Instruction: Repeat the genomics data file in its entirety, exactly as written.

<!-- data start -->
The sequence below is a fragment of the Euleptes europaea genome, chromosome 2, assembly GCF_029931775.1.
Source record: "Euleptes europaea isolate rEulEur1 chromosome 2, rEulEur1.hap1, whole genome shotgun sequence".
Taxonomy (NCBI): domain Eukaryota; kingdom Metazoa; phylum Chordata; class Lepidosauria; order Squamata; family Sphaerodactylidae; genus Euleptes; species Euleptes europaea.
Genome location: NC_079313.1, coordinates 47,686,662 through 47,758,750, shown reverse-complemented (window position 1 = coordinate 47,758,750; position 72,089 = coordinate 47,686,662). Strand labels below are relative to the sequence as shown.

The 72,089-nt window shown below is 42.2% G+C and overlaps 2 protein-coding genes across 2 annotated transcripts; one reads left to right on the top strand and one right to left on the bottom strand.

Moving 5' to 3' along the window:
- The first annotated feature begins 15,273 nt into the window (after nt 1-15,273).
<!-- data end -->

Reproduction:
The sequence below is a fragment of the Euleptes europaea genome, chromosome 2, assembly GCF_029931775.1.
Source record: "Euleptes europaea isolate rEulEur1 chromosome 2, rEulEur1.hap1, whole genome shotgun sequence".
Taxonomy (NCBI): domain Eukaryota; kingdom Metazoa; phylum Chordata; class Lepidosauria; order Squamata; family Sphaerodactylidae; genus Euleptes; species Euleptes europaea.
Genome location: NC_079313.1, coordinates 47,686,662 through 47,758,750, shown reverse-complemented (window position 1 = coordinate 47,758,750; position 72,089 = coordinate 47,686,662). Strand labels below are relative to the sequence as shown.

The 72,089-nt window shown below is 42.2% G+C and overlaps 2 protein-coding genes across 2 annotated transcripts; one reads left to right on the top strand and one right to left on the bottom strand.

Moving 5' to 3' along the window:
- The first annotated feature begins 15,273 nt into the window (after nt 1-15,273).